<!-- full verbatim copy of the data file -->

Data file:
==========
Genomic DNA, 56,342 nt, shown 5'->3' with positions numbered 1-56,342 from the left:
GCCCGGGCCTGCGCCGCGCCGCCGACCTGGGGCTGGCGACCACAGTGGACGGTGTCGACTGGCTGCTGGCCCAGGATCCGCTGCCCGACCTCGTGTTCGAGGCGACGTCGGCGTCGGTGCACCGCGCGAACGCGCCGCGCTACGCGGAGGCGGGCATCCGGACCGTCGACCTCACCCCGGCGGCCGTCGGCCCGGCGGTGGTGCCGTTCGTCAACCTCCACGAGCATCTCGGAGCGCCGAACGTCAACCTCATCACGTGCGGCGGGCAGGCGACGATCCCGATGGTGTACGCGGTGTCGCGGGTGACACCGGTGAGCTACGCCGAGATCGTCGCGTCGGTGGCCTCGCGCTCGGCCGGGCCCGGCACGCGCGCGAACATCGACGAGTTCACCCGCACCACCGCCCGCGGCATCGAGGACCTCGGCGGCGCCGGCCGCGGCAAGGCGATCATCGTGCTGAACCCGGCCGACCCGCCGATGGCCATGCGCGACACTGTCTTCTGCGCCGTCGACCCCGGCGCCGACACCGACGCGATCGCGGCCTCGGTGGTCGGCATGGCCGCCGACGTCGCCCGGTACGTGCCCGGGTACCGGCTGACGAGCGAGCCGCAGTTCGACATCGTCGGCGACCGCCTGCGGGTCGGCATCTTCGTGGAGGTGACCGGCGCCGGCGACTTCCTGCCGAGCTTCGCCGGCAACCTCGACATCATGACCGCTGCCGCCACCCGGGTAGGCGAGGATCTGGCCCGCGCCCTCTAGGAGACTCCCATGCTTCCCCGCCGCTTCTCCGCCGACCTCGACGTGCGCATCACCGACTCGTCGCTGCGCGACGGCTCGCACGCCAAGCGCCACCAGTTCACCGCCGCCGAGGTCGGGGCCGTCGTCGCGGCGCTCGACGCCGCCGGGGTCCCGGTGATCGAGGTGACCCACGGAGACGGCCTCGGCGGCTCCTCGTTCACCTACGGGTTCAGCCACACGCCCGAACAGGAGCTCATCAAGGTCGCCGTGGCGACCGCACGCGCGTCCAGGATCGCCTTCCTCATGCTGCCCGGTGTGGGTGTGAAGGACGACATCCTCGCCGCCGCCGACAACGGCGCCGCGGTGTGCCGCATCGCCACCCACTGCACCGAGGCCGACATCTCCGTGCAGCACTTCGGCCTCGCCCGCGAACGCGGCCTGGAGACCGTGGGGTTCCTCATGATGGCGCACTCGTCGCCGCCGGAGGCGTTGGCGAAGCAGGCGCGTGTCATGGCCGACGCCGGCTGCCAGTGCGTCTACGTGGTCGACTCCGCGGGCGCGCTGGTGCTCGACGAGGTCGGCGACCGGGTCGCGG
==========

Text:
Genomic DNA, 56,342 nt, shown 5'->3' with positions numbered 1-56,342 from the left:
GCCCGGGCCTGCGCCGCGCCGCCGACCTGGGGCTGGCGACCACAGTGGACGGTGTCGACTGGCTGCTGGCCCAGGATCCGCTGCCCGACCTCGTGTTCGAGGCGACGTCGGCGTCGGTGCACCGCGCGAACGCGCCGCGCTACGCGGAGGCGGGCATCCGGACCGTCGACCTCACCCCGGCGGCCGTCGGCCCGGCGGTGGTGCCGTTCGTCAACCTCCACGAGCATCTCGGAGCGCCGAACGTCAACCTCATCACGTGCGGCGGGCAGGCGACGATCCCGATGGTGTACGCGGTGTCGCGGGTGACACCGGTGAGCTACGCCGAGATCGTCGCGTCGGTGGCCTCGCGCTCGGCCGGGCCCGGCACGCGCGCGAACATCGACGAGTTCACCCGCACCACCGCCCGCGGCATCGAGGACCTCGGCGGCGCCGGCCGCGGCAAGGCGATCATCGTGCTGAACCCGGCCGACCCGCCGATGGCCATGCGCGACACTGTCTTCTGCGCCGTCGACCCCGGCGCCGACACCGACGCGATCGCGGCCTCGGTGGTCGGCATGGCCGCCGACGTCGCCCGGTACGTGCCCGGGTACCGGCTGACGAGCGAGCCGCAGTTCGACATCGTCGGCGACCGCCTGCGGGTCGGCATCTTCGTGGAGGTGACCGGCGCCGGCGACTTCCTGCCGAGCTTCGCCGGCAACCTCGACATCATGACCGCTGCCGCCACCCGGGTAGGCGAGGATCTGGCCCGCGCCCTCTAGGAGACTCCCATGCTTCCCCGCCGCTTCTCCGCCGACCTCGACGTGCGCATCACCGACTCGTCGCTGCGCGACGGCTCGCACGCCAAGCGCCACCAGTTCACCGCCGCCGAGGTCGGGGCCGTCGTCGCGGCGCTCGACGCCGCCGGGGTCCCGGTGATCGAGGTGACCCACGGAGACGGCCTCGGCGGCTCCTCGTTCACCTACGGGTTCAGCCACACGCCCGAACAGGAGCTCATCAAGGTCGCCGTGGCGACCGCACGCGCGTCCAGGATCGCCTTCCTCATGCTGCCCGGTGTGGGTGTGAAGGACGACATCCTCGCCGCCGCCGACAACGGCGCCGCGGTGTGCCGCATCGCCACCCACTGCACCGAGGCCGACATCTCCGTGCAGCACTTCGGCCTCGCCCGCGAACGCGGCCTGGAGACCGTGGGGTTCCTCATGATGGCGCACTCGTCGCCGCCGGAGGCGTTGGCGAAGCAGGCGCGTGTCATGGCCGACGCCGGCTGCCAGTGCGTCTACGTGGTCGACTCCGCGGGCGCGCTGGTGCTCGACGAGGTCGGCGACCGGGTCGCGG